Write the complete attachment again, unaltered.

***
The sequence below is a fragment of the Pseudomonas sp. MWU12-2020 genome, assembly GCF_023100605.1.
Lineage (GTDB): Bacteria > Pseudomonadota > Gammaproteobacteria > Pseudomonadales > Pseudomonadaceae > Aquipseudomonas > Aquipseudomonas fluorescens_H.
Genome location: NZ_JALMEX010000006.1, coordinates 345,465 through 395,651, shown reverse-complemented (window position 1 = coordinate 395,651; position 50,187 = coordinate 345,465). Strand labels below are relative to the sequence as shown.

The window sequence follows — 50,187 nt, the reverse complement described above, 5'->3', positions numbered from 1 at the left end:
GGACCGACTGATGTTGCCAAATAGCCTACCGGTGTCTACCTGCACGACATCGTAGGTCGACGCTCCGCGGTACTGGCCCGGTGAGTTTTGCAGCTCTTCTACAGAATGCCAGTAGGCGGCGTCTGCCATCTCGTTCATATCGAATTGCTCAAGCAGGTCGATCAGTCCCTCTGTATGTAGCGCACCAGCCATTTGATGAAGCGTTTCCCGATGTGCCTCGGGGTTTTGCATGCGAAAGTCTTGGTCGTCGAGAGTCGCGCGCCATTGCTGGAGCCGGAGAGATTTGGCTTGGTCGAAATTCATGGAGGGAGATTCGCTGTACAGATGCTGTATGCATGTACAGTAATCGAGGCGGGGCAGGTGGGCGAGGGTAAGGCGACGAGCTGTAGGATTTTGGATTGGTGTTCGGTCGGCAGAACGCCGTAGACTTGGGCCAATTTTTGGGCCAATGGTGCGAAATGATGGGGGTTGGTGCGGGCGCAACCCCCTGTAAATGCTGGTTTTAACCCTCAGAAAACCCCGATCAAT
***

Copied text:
The sequence below is a fragment of the Pseudomonas sp. MWU12-2020 genome, assembly GCF_023100605.1.
Lineage (GTDB): Bacteria > Pseudomonadota > Gammaproteobacteria > Pseudomonadales > Pseudomonadaceae > Aquipseudomonas > Aquipseudomonas fluorescens_H.
Genome location: NZ_JALMEX010000006.1, coordinates 345,465 through 395,651, shown reverse-complemented (window position 1 = coordinate 395,651; position 50,187 = coordinate 345,465). Strand labels below are relative to the sequence as shown.

The window sequence follows — 50,187 nt, the reverse complement described above, 5'->3', positions numbered from 1 at the left end:
GGACCGACTGATGTTGCCAAATAGCCTACCGGTGTCTACCTGCACGACATCGTAGGTCGACGCTCCGCGGTACTGGCCCGGTGAGTTTTGCAGCTCTTCTACAGAATGCCAGTAGGCGGCGTCTGCCATCTCGTTCATATCGAATTGCTCAAGCAGGTCGATCAGTCCCTCTGTATGTAGCGCACCAGCCATTTGATGAAGCGTTTCCCGATGTGCCTCGGGGTTTTGCATGCGAAAGTCTTGGTCGTCGAGAGTCGCGCGCCATTGCTGGAGCCGGAGAGATTTGGCTTGGTCGAAATTCATGGAGGGAGATTCGCTGTACAGATGCTGTATGCATGTACAGTAATCGAGGCGGGGCAGGTGGGCGAGGGTAAGGCGACGAGCTGTAGGATTTTGGATTGGTGTTCGGTCGGCAGAACGCCGTAGACTTGGGCCAATTTTTGGGCCAATGGTGCGAAATGATGGGGGTTGGTGCGGGCGCAACCCCCTGTAAATGCTGGTTTTAACCCTCAGAAAACCCCGATCAAT